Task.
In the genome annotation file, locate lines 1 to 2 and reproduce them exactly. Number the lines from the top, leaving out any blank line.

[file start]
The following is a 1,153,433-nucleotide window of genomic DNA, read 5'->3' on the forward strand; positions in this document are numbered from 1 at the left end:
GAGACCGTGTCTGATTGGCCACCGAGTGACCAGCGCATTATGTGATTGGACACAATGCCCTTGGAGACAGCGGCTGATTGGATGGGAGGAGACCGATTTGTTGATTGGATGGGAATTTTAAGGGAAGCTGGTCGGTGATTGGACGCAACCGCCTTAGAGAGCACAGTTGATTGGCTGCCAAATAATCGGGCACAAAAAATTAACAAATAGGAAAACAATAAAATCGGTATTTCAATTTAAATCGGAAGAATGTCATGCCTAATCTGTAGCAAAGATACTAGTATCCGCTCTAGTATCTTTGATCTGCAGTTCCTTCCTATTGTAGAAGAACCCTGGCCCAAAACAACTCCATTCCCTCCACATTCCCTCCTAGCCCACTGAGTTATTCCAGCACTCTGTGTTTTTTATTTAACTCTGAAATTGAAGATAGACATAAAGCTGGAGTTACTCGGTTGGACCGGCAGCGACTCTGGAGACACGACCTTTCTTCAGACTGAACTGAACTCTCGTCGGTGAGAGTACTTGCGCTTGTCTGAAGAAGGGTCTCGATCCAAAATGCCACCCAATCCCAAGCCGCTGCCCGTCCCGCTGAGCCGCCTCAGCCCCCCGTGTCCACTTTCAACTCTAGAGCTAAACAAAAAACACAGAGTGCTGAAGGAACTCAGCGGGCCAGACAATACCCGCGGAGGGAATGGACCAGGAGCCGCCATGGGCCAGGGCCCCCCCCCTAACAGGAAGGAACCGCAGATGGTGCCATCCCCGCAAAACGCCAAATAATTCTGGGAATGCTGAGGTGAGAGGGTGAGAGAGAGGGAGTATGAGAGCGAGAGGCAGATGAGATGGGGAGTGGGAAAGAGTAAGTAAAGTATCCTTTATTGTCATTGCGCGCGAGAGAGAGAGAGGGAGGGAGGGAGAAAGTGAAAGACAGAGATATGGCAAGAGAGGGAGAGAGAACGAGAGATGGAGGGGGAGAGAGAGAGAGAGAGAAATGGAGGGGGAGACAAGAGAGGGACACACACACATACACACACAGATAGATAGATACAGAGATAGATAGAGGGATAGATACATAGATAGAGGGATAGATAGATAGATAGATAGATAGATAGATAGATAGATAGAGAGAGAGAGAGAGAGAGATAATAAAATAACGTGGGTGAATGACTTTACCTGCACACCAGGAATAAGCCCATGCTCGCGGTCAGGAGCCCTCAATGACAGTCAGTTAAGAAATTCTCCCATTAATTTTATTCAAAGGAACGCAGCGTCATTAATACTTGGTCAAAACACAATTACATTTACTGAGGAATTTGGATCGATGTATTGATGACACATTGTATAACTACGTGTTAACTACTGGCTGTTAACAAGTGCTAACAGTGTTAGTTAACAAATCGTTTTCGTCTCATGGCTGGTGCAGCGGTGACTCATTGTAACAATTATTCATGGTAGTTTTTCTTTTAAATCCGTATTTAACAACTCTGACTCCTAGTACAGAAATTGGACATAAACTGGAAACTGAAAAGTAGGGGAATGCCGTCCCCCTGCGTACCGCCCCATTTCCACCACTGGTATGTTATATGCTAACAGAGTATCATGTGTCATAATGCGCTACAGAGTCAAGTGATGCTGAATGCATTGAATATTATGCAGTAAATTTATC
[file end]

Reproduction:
The following is a 1,153,433-nucleotide window of genomic DNA, read 5'->3' on the forward strand; positions in this document are numbered from 1 at the left end:
GAGACCGTGTCTGATTGGCCACCGAGTGACCAGCGCATTATGTGATTGGACACAATGCCCTTGGAGACAGCGGCTGATTGGATGGGAGGAGACCGATTTGTTGATTGGATGGGAATTTTAAGGGAAGCTGGTCGGTGATTGGACGCAACCGCCTTAGAGAGCACAGTTGATTGGCTGCCAAATAATCGGGCACAAAAAATTAACAAATAGGAAAACAATAAAATCGGTATTTCAATTTAAATCGGAAGAATGTCATGCCTAATCTGTAGCAAAGATACTAGTATCCGCTCTAGTATCTTTGATCTGCAGTTCCTTCCTATTGTAGAAGAACCCTGGCCCAAAACAACTCCATTCCCTCCACATTCCCTCCTAGCCCACTGAGTTATTCCAGCACTCTGTGTTTTTTATTTAACTCTGAAATTGAAGATAGACATAAAGCTGGAGTTACTCGGTTGGACCGGCAGCGACTCTGGAGACACGACCTTTCTTCAGACTGAACTGAACTCTCGTCGGTGAGAGTACTTGCGCTTGTCTGAAGAAGGGTCTCGATCCAAAATGCCACCCAATCCCAAGCCGCTGCCCGTCCCGCTGAGCCGCCTCAGCCCCCCGTGTCCACTTTCAACTCTAGAGCTAAACAAAAAACACAGAGTGCTGAAGGAACTCAGCGGGCCAGACAATACCCGCGGAGGGAATGGACCAGGAGCCGCCATGGGCCAGGGCCCCCCCCCTAACAGGAAGGAACCGCAGATGGTGCCATCCCCGCAAAACGCCAAATAATTCTGGGAATGCTGAGGTGAGAGGGTGAGAGAGAGGGAGTATGAGAGCGAGAGGCAGATGAGATGGGGAGTGGGAAAGAGTAAGTAAAGTATCCTTTATTGTCATTGCGCGCGAGAGAGAGAGAGGGAGGGAGGGAGAAAGTGAAAGACAGAGATATGGCAAGAGAGGGAGAGAGAACGAGAGATGGAGGGGGAGAGAGAGAGAGAGAGAAATGGAGGGGGAGACAAGAGAGGGACACACACACATACACACACAGATAGATAGATACAGAGATAGATAGAGGGATAGATACATAGATAGAGGGATAGATAGATAGATAGATAGATAGATAGATAGATAGATAGAGAGAGAGAGAGAGAGAGATAATAAAATAACGTGGGTGAATGACTTTACCTGCACACCAGGAATAAGCCCATGCTCGCGGTCAGGAGCCCTCAATGACAGTCAGTTAAGAAATTCTCCCATTAATTTTATTCAAAGGAACGCAGCGTCATTAATACTTGGTCAAAACACAATTACATTTACTGAGGAATTTGGATCGATGTATTGATGACACATTGTATAACTACGTGTTAACTACTGGCTGTTAACAAGTGCTAACAGTGTTAGTTAACAAATCGTTTTCGTCTCATGGCTGGTGCAGCGGTGACTCATTGTAACAATTATTCATGGTAGTTTTTCTTTTAAATCCGTATTTAACAACTCTGACTCCTAGTACAGAAATTGGACATAAACTGGAAACTGAAAAGTAGGGGAATGCCGTCCCCCTGCGTACCGCCCCATTTCCACCACTGGTATGTTATATGCTAACAGAGTATCATGTGTCATAATGCGCTACAGAGTCAAGTGATGCTGAATGCATTGAATATTATGCAGTAAATTTATC